Fear Not

I often think of the foster children who have passed through our home.  Each one of them has been special — God’s creation in tiny packages.  Each of them has come with “issues” and each of them has made me face my own fears and insecurities.  What I have discovered is that my fears and insecurities are insignificant in the face of my calling.

We knew from the beginning that we wanted to foster/adopt children younger than our biological son.   Our age limit was (and is) “No children who would end up in the same grade at school.” We made one exception – a little girl who we agreed to take “just for the weekend”.  She was 2 months younger than our son, cute as a button, and had more personality than anyone could imagine!

“What do I call you?” she asked. “Well, my husband calls me ‘Drew’ and my friends call me ‘Nancy’.  Most children call me ‘Miss Nancy’ or ‘Momma’. You call me whatever you want,” I replied.

“I’m going to call you Selena!”

“Why Selena?” I asked, confused.

“Because you’re a nice lady!  You’re nice like that lady I saw in that movie and her name was Selena!”

Yes, she called me Selena for the remainder of her stay.

She played happily with our son and was ecstatic when my husband brought her a Barbie doll with bright pink hair before he had to leave for a business trip. She told me over and over what a nice lady I was.

Other than telling me frequently that she disagreed with her “NanNan and PopPop” and “them other people” about her mom’s inability to care for her, she had not said much about her mother.  She had talked of seeing her brother soon but that was pretty much it.  What an easy placement!

She had come to us in the wee hours of morning already asleep, so it was on the second night that we actually had to do “bedtime”.  This is a time I always dread with new placements, especially little ones.  But I had deceived myself into thinking everything was fine and she would have no issues.  I got the kids ready for bed, read them a book, prayed with them and blessed them and sent them to bed —  the usual routine in our house.  Then this sweet, spirited little girl wandered back down the hall from her room and stood next to my chair with tears streaming down her face.

I held my arms out to her “What’s wrong?” I asked.
She began to wail, “I want my REAL mom!”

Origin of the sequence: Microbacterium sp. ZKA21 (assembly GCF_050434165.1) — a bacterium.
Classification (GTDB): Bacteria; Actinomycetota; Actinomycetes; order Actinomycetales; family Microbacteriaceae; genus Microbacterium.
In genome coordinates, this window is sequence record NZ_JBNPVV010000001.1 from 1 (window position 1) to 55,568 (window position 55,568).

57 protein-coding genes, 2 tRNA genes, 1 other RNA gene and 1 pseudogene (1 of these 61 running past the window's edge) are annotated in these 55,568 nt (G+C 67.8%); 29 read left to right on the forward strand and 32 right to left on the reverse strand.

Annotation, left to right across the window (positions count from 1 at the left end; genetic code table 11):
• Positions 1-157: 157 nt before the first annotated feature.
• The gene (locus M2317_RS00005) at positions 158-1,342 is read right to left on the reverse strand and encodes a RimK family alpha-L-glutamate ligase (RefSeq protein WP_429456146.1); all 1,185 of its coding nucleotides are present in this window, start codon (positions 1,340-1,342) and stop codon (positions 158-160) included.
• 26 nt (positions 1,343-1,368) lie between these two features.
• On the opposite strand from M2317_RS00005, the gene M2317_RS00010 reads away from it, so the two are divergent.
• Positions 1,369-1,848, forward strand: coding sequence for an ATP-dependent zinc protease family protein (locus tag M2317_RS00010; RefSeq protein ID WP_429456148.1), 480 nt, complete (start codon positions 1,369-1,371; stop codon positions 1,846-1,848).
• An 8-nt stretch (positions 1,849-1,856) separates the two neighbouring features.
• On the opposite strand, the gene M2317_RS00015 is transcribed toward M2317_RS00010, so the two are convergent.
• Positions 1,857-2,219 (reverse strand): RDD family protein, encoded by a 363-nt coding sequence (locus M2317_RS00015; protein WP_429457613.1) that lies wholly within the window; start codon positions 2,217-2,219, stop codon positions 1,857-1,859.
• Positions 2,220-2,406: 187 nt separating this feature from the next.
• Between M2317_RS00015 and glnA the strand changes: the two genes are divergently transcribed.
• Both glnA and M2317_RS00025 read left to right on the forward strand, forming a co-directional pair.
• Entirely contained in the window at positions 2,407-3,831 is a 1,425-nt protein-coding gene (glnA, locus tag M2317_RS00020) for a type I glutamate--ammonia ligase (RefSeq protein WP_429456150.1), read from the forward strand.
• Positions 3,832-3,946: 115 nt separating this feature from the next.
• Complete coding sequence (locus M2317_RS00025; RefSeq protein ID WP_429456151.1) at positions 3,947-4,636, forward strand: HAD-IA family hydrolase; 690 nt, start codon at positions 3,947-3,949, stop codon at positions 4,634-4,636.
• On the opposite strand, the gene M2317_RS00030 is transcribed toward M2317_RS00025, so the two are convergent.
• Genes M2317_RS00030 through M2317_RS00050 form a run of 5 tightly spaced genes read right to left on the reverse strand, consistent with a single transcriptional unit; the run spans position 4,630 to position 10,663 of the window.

I didn’t know what to do, so I did the only thing I could.  I held her and let her wail.

“When can I see her again?”

The thing is, during those first days (especially on weekends), there are even fewer answers about a case.  No affidavits files yet, investigation is not finished, visitation has not been established yet.

“I don’t know.”

More crying.  So we rocked and cried  .  Yes, I cried too.  Then I told her that we could pray for her mom.

“Dear God ,  Take care of my mom and help her do good so she can take care of me and my brother.”

It was not until much later, when she was finally calm and I had tucked her back into bed, that I realized something.  She had said to me the one sentence I had hoped never to deal with — “I want my REAL mom!”

I always thought that would be a scary, heartbreaking moment that would crush my spirit and make me want to give up.  It was scary and heartbreaking — for her.  For me, it was a moment in which I wanted nothing more than to comfort her and dry her tears and show her some love.  I did not notice my fear because it was not about me.  It was about this precious person God had placed in my care. It was about doing what God called me to do — to”help the orphans…in their distress”.

She stayed with us “for the weekend” and I gave in and let her stay another night too…in truth, I would have selfishly let her stay forever.  She left our home on Tuesday morning to be reunited with her brother…after a visit with her mom.

“Bye, Selena!  Thanks for being so nice!”

I went back inside as they pulled out of our driveway, teary-eyed. As with every child who has come and gone, my heart was forever changed and God removed another fear.  As a foster parent, I never know who or what is coming next.  I do know that God called me to it and that I have nothing to fear.


Nancy and her husband Chad have been married 15 years. They have two biological children – a daughter, Hannah, born in heaven 8 years ago and a 6 year old son, Joshua.  They have been foster parents for almost two years and have fostered 12 children in that time.  They are currently in the process of adopting “Little Man”, their 17 month old foster son whom they have parented since he was 12 days old.

2 Responses to Fear Not

  • Nancy thank you so much for sharing this part of your life. We have adopted, but never fostered and I often think what a rare and priceless gift this is for these children and their families. I just want to say how much I admire this gift you are giving in Jesus’ name. It is a beautiful and eternally significant thing, and pleasing to our Father. May you know His joy in you and may you be strengthened in your spirit to do all God has called you to.

  • Suzen Cooper says:

    What a beautiful story. It always makes me smile when I hear about your newest child. I admire the strength you have to be there for these children who need so much.

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